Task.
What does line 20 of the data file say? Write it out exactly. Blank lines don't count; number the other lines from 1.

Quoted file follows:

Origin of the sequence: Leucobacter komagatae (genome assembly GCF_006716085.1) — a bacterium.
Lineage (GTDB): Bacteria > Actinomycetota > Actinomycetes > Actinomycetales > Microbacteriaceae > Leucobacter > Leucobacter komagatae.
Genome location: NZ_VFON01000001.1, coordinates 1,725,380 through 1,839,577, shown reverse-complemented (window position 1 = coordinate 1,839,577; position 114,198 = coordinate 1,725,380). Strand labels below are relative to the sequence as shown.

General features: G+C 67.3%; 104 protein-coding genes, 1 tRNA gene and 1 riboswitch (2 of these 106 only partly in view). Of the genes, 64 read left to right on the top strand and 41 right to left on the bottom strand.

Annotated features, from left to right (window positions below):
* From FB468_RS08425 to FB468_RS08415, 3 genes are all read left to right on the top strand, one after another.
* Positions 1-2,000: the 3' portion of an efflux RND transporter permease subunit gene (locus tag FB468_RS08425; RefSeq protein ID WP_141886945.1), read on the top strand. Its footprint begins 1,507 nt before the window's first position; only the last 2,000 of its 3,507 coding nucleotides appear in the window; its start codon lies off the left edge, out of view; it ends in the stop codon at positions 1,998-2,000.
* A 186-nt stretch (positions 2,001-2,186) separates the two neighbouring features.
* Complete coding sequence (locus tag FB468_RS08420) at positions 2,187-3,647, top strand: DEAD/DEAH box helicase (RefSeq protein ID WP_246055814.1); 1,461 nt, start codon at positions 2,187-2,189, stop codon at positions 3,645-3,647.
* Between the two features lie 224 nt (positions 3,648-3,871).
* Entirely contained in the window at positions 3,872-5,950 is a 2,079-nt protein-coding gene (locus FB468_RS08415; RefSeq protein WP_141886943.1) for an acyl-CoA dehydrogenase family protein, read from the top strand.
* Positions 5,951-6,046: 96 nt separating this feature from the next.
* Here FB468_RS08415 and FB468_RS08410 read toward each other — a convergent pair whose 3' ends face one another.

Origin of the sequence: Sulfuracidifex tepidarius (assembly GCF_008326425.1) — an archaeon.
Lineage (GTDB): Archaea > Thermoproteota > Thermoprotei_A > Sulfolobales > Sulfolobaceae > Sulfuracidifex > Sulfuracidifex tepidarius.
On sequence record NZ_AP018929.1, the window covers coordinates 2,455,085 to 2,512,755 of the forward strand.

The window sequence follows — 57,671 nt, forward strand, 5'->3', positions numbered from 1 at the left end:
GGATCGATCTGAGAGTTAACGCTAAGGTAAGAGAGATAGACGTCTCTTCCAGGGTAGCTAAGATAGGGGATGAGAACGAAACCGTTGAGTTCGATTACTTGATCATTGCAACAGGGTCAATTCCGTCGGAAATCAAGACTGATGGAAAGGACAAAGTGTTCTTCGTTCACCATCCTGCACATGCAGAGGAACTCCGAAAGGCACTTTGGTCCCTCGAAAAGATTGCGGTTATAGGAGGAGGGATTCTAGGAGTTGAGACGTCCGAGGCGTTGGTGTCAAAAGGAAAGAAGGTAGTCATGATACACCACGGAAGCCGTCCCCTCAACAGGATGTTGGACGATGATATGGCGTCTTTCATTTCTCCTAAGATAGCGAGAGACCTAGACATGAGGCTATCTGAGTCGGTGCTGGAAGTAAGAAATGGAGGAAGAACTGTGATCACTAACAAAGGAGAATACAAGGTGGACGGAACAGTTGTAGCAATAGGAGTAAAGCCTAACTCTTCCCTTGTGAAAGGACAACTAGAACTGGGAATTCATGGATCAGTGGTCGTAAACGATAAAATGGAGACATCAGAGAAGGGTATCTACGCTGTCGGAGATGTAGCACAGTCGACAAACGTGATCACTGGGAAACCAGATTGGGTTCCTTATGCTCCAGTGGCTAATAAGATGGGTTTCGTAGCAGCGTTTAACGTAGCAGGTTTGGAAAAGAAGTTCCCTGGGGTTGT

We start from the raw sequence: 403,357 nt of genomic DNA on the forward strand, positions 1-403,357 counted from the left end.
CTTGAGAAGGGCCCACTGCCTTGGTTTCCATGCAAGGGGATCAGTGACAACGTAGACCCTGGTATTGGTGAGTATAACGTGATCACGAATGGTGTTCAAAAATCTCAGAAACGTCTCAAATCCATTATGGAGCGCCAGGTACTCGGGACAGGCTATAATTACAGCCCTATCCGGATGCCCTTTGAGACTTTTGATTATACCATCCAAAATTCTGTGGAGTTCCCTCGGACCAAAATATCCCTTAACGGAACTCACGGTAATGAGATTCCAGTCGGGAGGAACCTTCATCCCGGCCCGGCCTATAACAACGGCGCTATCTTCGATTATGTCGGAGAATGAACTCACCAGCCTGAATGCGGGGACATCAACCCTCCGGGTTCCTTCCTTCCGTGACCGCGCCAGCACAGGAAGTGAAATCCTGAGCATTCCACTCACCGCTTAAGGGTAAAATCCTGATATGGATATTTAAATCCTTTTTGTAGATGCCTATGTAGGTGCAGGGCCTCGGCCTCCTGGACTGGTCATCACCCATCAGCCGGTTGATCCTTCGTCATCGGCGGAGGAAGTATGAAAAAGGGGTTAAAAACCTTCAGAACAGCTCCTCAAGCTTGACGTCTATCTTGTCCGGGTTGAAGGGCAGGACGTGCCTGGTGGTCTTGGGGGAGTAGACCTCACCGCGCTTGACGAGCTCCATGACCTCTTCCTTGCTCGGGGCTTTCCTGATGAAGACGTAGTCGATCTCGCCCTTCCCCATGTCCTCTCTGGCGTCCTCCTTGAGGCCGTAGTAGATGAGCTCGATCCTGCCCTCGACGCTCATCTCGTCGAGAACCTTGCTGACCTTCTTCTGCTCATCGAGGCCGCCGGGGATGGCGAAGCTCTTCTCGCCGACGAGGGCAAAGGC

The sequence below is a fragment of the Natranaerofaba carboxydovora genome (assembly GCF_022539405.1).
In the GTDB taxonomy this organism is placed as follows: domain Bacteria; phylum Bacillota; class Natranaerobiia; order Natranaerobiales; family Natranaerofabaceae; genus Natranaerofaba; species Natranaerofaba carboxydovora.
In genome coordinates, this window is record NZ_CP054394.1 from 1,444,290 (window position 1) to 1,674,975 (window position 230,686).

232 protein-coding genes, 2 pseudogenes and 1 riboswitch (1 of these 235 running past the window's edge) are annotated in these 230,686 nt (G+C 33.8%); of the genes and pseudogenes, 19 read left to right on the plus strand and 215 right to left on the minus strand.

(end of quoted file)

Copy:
CTTGAGAAGGGCCCACTGCCTTGGTTTCCATGCAAGGGGATCAGTGACAACGTAGACCCTGGTATTGGTGAGTATAACGTGATCACGAATGGTGTTCAAAAATCTCAGAAACGTCTCAAATCCATTATGGAGCGCCAGGTACTCGGGACAGGCTATAATTACAGCCCTATCCGGATGCCCTTTGAGACTTTTGATTATACCATCCAAAATTCTGTGGAGTTCCCTCGGACCAAAATATCCCTTAACGGAACTCACGGTAATGAGATTCCAGTCGGGAGGAACCTTCATCCCGGCCCGGCCTATAACAACGGCGCTATCTTCGATTATGTCGGAGAATGAACTCACCAGCCTGAATGCGGGGACATCAACCCTCCGGGTTCCTTCCTTCCGTGACCGCGCCAGCACAGGAAGTGAAATCCTGAGCATTCCACTCACCGCTTAAGGGTAAAATCCTGATATGGATATTTAAATCCTTTTTGTAGATGCCTATGTAGGTGCAGGGCCTCGGCCTCCTGGACTGGTCATCACCCATCAGCCGGTTGATCCTTCGTCATCGGCGGAGGAAGTATGAAAAAGGGGTTAAAAACCTTCAGAACAGCTCCTCAAGCTTGACGTCTATCTTGTCCGGGTTGAAGGGCAGGACGTGCCTGGTGGTCTTGGGGGAGTAGACCTCACCGCGCTTGACGAGCTCCATGACCTCTTCCTTGCTCGGGGCTTTCCTGATGAAGACGTAGTCGATCTCGCCCTTCCCCATGTCCTCTCTGGCGTCCTCCTTGAGGCCGTAGTAGATGAGCTCGATCCTGCCCTCGACGCTCATCTCGTCGAGAACCTTGCTGACCTTCTTCTGCTCATCGAGGCCGCCGGGGATGGCGAAGCTCTTCTCGCCGACGAGGGCAAAGGC